4. David Burdick

    Good article Dave. As an insurance agent specializing in serving property investors, I would also suggest changing the mailing address on the original owner’s insurance to you before canceling it. This prevents a check from a claim made by the original owner against his original policy being sent to him and legally cashed without repairs being made. I am aware that some investors have stepped in this trap. Also a power of attorney will allow the new owner to proceed with repairs and apply the payment in the event this happens.

  5. Rene Casey

    So glad I found this blog! Thank you for sharing D
    your knowledge and experience Dave. My brother and I have been studying Marko Rubel investing strategies which include sub2. We live in Texas and have consulted with an attorney who said it can be done here but laws are very strict here for selling with financing included and for lease options. He recommended buying with conventional financing but again said we could do subject to deals but… Title companies here say they can’t close a sub2 deal because they can’t write a title insurance policy for the new owner. Wouldn’t the current title policy suffice since the lender us staying the same? I mean as long as the seller is still the only owner of the property when he agrees to sell to you, right? Does anyone know of an attorney or title company who can close a sub2 deal in Texas, preferably Dallas/Ft. Worth area? Thank you in advance,
    Rene

    • Dave Van Horn

      Hi Rene,

      Thanks for the kind words. Appreciate you chiming in.

      In most states you can get some form of title insurance but that can vary by the policy and the state you’re located in. It also depends on how you plan to exit your deal.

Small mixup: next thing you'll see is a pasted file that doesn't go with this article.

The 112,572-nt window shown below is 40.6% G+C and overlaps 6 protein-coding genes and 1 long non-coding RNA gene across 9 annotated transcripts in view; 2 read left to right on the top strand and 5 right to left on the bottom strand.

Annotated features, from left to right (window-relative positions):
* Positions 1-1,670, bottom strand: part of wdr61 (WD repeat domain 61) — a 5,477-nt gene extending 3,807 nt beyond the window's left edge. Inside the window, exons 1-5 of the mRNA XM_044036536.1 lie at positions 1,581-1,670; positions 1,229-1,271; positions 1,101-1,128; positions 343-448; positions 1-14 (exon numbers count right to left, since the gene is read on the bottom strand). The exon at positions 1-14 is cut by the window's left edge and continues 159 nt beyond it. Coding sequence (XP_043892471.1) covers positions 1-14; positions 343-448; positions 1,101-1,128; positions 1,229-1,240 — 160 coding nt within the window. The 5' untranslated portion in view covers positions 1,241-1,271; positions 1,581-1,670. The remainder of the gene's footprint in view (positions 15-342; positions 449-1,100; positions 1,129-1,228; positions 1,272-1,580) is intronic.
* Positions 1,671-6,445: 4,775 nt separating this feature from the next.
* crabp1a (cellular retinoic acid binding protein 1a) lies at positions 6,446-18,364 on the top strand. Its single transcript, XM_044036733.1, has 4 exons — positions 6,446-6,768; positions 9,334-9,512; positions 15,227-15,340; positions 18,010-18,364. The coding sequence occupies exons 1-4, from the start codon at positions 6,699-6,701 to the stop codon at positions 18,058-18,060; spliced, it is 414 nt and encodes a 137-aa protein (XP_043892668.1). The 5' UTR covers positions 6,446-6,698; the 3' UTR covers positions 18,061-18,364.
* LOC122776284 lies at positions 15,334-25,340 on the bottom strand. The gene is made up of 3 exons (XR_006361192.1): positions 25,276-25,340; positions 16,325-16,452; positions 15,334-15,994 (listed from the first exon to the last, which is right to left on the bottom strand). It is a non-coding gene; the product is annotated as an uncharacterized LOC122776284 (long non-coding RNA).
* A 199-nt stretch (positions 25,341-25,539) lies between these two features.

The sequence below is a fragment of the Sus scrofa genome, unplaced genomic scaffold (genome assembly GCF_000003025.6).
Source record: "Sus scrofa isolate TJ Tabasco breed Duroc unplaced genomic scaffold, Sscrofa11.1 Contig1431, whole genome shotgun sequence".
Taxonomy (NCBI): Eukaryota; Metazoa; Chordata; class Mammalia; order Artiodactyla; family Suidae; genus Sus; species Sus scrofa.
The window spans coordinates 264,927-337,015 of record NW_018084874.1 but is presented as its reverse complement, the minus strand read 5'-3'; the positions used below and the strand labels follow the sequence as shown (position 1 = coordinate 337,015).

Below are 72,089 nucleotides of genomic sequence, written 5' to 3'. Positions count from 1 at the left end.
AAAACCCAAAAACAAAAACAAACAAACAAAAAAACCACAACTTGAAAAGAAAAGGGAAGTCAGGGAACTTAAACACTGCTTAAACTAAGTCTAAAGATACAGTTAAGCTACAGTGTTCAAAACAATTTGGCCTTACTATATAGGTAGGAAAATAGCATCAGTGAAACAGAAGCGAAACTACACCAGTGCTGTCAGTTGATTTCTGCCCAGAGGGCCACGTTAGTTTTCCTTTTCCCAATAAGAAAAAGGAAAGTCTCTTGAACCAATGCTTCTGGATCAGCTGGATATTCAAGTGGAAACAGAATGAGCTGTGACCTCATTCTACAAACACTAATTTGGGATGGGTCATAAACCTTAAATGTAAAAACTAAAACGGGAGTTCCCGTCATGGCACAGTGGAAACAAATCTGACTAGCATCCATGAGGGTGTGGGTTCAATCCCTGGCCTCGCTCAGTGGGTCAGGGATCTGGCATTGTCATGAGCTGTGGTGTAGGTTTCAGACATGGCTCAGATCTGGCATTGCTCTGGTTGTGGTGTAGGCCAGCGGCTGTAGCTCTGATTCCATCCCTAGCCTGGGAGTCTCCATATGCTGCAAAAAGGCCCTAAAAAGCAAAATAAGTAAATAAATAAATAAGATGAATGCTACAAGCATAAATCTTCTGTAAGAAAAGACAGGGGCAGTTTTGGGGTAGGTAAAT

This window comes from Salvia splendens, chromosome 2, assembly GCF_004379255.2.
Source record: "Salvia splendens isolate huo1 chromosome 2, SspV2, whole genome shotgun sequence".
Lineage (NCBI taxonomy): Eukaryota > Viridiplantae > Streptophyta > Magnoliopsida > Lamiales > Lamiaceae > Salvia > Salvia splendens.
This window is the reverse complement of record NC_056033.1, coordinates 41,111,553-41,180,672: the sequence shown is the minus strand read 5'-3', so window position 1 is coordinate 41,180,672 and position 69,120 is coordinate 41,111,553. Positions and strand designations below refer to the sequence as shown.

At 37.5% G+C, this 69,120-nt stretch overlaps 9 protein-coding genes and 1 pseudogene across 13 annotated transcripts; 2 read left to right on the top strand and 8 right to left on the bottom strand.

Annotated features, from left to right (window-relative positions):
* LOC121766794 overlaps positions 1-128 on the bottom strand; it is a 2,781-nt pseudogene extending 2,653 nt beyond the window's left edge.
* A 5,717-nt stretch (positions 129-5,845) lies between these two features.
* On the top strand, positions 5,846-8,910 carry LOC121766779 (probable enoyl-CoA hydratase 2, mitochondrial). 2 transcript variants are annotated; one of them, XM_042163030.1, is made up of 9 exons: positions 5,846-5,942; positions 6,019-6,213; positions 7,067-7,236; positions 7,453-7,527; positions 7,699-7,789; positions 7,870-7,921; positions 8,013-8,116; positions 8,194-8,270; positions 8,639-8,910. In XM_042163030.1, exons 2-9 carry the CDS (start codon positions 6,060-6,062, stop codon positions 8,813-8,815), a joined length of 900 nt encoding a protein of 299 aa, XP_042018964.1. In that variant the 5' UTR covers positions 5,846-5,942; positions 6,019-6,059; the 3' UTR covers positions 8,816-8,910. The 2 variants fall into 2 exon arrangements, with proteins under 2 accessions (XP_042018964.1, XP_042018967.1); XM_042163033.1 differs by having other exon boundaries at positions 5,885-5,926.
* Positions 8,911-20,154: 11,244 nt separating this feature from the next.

For us, when buying Sub2, in most cases we only did a a “quickie” title (or a present owner search) if any, to determine if any liens or judgements occurred during the current ownership. You also want to determine the status of the owner’s current mortgage before taking it over.

      Best,
      Dave

      • Rene Casey

        Thank you for your reply, Dave. For an exit strategy we plan to sell retail. We would like to do lease options but are considering rentals with a property management company handling operations. I agree with the “quickie” title search as long as a current title policy exists. You are so right about the current status of the mortgage also. Liens would need to be checked also. Is there a state where it is much easier to do subject to closings? Thank you.

        • Dave Van Horn

          Hey Rene,

          Apologies for the delayed response, just saw this.

          To my knowledge there isn’t a state that’s particularly easier than another. Most mortgages are written by the top banks in the country and between these, they tend to operate in all 50 states. Although the Real Estate transaction may be state specific, I don’t think there is anything state specific in regards to the loan documents and “subject-to”.